Sometimes setting can be as important as character or plot. The towns and homes and landscapes we inhabit come alive around us. The streets cry out with stories. Homes creak and buzz with memory. We pass on and the story of the place continues. In literature, houses may come alive with literal hauntings. But to me, more intriguing are books about houses where the house is alive of its own volition. Some houses are sentient, others less supernatural, all are central characters in their own story.
In House of Leaves by Mark Z. Danielewski, a family move into a house and make a terrible discovery. The house is bigger on the inside. Children lost down long hallways, abysses growing behind closet doors, walls growling.
A tragedy behind the closed doors of a beloved family home drastically transforms a family’s past and future in Tananarive Due’s The Good House. Could the death of a child be related to an entity battled by the family seventy years ago? Has a curse been placed on the community?
The Turner House by Angela Flournoy: A family has lived in their house for fifty years, but may now be forced to sell it. As the family gathers to decide the house’s fate, they must also reckon with their pasts. Each person’s past can haunt and change the family’s future
Grady Hendrix’s Horrorstör is a classic horror tale set in a store reminiscent of IKEA. During a night shift, the store turns against its employees with unimaginable horrors.
A road trip becomes a journey into the past of a butler, his house, and his country in Kazuo Ishiguro’s The Remains of the Day. This is a story of manor houses, fascism, class, and war. It’s also the story of unrealised love between butler and housekeeper.
The Haunting of Hill House is Shirley Jackson’s tale of unequalled terror. Four people arrive at the notorious Hill House looking for evidence of a haunting. But the house itself is gathering its powers, and soon will choose one of them to make its own.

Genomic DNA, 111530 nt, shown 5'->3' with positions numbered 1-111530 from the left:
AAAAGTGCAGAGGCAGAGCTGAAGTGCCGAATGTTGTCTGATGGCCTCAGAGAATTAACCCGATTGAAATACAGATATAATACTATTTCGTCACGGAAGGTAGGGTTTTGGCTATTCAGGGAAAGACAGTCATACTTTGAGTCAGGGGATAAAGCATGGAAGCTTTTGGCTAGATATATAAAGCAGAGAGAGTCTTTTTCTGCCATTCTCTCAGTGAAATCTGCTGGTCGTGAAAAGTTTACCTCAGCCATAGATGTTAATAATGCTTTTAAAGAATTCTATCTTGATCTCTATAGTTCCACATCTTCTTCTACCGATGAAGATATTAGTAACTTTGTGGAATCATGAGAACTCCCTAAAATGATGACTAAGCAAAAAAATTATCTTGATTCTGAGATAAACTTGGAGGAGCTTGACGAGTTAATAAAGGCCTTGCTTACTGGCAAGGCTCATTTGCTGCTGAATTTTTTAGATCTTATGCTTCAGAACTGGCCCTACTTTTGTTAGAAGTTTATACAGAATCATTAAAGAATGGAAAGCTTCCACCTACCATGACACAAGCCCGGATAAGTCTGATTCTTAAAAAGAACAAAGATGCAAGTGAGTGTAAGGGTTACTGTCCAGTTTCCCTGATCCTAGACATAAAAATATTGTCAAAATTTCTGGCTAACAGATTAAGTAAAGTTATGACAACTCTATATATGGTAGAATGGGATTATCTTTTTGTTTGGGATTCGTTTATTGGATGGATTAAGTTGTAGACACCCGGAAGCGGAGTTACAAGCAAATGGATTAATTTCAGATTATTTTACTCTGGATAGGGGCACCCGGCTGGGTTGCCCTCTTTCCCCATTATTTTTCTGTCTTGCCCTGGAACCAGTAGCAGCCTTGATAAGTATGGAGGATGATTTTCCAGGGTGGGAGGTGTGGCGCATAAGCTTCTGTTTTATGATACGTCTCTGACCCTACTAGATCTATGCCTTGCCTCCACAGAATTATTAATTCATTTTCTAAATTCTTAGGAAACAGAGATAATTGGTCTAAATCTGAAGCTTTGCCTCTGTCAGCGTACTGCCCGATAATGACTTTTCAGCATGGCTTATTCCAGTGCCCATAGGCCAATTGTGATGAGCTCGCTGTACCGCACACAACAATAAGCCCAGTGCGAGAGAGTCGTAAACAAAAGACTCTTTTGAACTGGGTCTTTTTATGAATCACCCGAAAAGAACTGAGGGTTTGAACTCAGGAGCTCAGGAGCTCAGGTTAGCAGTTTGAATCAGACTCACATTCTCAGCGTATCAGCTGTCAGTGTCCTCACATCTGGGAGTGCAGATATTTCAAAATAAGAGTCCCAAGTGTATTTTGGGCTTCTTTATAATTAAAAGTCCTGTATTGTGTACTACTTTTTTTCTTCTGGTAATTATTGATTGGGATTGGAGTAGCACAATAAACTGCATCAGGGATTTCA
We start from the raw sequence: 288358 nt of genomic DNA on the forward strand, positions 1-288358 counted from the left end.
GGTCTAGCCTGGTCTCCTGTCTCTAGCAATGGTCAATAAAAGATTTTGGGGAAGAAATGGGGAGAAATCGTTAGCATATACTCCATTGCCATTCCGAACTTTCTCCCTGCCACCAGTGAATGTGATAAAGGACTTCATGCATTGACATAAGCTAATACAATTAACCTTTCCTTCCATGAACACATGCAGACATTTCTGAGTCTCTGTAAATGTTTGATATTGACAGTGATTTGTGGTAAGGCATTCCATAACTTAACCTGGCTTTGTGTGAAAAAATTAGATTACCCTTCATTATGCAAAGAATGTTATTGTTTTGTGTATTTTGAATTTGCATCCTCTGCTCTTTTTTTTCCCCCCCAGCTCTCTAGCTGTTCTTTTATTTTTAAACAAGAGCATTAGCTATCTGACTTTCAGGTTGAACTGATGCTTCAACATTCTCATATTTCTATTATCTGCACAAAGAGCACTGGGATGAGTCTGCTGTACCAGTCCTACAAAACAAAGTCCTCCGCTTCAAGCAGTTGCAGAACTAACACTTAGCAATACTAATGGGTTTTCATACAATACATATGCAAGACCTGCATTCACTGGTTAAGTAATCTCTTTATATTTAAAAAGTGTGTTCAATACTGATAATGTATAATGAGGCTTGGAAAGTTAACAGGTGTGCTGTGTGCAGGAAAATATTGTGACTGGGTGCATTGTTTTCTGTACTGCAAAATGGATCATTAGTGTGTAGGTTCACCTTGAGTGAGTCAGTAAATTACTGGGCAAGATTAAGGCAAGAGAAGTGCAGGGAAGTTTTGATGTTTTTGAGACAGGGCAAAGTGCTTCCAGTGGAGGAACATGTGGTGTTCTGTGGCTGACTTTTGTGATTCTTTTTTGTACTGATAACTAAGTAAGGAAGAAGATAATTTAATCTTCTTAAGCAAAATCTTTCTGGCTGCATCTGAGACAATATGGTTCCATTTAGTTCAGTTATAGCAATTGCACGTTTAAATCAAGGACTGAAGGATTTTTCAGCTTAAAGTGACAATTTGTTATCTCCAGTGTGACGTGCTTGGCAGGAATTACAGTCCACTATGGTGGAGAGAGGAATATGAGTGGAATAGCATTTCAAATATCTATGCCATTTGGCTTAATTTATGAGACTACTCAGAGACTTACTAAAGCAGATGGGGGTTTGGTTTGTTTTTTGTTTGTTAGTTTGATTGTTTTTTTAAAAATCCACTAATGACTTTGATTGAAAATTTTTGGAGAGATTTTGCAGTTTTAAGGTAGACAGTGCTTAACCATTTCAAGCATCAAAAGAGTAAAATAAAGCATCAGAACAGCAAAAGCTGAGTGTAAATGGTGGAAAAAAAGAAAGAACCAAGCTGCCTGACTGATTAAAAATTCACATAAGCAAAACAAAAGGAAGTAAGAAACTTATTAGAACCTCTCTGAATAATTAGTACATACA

The inspiration behind Hayao Miyazaki’s movie, Howl’s Moving Castle by Diana Wynne Jones is a classic tale of enchantment. A quest to break a curse entails an ever-moving castle, witches, wizards, and fire demons.
In the short story The Veldt by Ray Bradbury, a house comes to life with advanced technology. At first delightful, the house turns against its occupants with terrifying results.
Beloved by Toni Morrison is a powerful tale of slavery, of home, and of haunting loss. One home fled, another haunted, and their description is deep with personification.
Kim Newman’s An English Ghost Story uses all the tropes of its title in this story of a family who move into an old country house. At first lovingly embracing the family, the house soon sets about to destroy them from the inside out.
The house in Helen Oyeyemi’s White is for Witching has been in the family for several generations. And one generation at a time, the house consumes the women of the family into its walls.
Deathless by Catherynne Valente is a Russian folklore retelling rich with imagery and magic. An adventure of revolution, Stalinist house elves, houses made of living skin, and more.
In Edgar Allan Poe’s short story The Fall of the House of Usher, an illness has befallen the last surviving members of an old family. But their house has a mind of its own and breathes misery and sorrow quite unaided by the people dying within it.
The Fall by Bethany Griffin retells the story of The Fall of the House of Usher. Twins try to save themselves from a family curse and escape the house that they can never leave.
What are your favorite books about houses that are just a bit out of the norm?